Kelowna vet­eran re­mem­bered 100 years af­ter death

The Daily Courier - - OKANAGAN - — Daily Courier Staff

An Amer­i­can who came to Kelowna and joined the Cana­dian Ex­pe­di­tionary Force is be­ing re­mem­bered to­day in Eng­land.

Harry John Wil­liams, a father of four and an en­gi­neer, died 100 years ago to­day in Seaford, East Sus­sex.

Re­searchers at the small, all-vol­un­teer Seaford Mu­seum have an on­go­ing pro­gram to com­pile a bi­o­graph­i­cal sketch of peo­ple buried at the town ceme­tery and dis­sem­i­nate the in­for­ma­tion on the an­niver­saries of their death.

Mu­seum chron­i­cler Kevin Gor­don de­ter­mined that Wil­liams was born in 1867 in Fair Haven, Ver­mont, grad­u­ated as an en­gi­neer from the Univer­sity of Michi­gan and mar­ried a woman from Que­bec.

The cou­ple had four chil­dren, and the fam­ily came to Kelowna in 1904. Wil­liams en­listed in 1915. He lied about his age, say­ing he was 44 in­stead of 48, ap­par­ently in hopes of see­ing ac­tion at the front in France.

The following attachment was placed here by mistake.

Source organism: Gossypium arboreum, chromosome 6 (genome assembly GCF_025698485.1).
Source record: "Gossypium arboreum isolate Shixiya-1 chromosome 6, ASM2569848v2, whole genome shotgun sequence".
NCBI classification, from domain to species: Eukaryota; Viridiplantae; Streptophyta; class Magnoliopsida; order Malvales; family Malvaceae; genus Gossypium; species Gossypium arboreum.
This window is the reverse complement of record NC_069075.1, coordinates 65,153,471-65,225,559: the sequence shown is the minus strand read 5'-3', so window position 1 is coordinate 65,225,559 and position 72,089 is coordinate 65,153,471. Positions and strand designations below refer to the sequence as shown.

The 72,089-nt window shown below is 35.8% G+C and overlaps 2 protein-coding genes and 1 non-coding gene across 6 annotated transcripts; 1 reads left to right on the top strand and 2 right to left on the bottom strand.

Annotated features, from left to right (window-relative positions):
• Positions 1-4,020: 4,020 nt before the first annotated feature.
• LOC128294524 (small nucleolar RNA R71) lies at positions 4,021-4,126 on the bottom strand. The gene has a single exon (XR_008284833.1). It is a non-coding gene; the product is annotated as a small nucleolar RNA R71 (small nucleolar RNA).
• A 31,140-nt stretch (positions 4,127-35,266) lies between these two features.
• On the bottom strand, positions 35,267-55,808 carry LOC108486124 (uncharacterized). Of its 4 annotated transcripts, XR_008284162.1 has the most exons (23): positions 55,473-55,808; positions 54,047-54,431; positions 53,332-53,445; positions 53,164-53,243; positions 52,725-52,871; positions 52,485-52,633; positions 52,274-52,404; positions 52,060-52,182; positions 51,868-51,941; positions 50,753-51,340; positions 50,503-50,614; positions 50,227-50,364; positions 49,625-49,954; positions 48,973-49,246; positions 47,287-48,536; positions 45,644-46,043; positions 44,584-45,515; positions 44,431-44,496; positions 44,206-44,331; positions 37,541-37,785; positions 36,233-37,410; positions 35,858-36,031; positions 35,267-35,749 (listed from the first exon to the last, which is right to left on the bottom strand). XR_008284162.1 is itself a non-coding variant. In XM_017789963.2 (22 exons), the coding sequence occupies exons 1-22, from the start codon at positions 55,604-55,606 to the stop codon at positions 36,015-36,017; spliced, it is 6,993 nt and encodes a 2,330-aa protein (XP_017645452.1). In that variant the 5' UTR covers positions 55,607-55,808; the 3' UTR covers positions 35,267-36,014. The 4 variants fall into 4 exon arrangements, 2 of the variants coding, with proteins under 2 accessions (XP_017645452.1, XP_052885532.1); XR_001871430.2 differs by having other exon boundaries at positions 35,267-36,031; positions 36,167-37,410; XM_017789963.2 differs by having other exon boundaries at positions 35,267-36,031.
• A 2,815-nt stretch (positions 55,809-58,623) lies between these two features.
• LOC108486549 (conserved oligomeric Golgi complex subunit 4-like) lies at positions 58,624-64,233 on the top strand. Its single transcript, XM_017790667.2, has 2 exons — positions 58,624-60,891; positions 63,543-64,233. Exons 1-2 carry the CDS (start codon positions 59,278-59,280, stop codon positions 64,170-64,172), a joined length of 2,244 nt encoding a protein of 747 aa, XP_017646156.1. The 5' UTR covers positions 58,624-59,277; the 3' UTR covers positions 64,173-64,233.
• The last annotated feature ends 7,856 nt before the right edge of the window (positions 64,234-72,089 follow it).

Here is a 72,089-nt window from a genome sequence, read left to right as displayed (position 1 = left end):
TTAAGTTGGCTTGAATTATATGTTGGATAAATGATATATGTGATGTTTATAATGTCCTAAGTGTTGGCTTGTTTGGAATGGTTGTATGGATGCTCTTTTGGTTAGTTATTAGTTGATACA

“He went over with the rest of the Kelowna boys last fall, but ow­ing to his con­tin­ued ill­health has never been able to get to the front,” the Kelowna Record re­ported in an item on Wil­liams’ death, pub­lished April 26, 1917.

“He was un­for­tu­nate enough to con­tract measles, which was epi­demic amongst the men for a time, and suf­fered se­verely.

“He was a son-in-law of Mr. J.C. Stock­well, and leaves a wife and four young chil­dren,” the news­pa­per re­ported.

A to­tal of 133 men from Kelowna died dur­ing the First World War.

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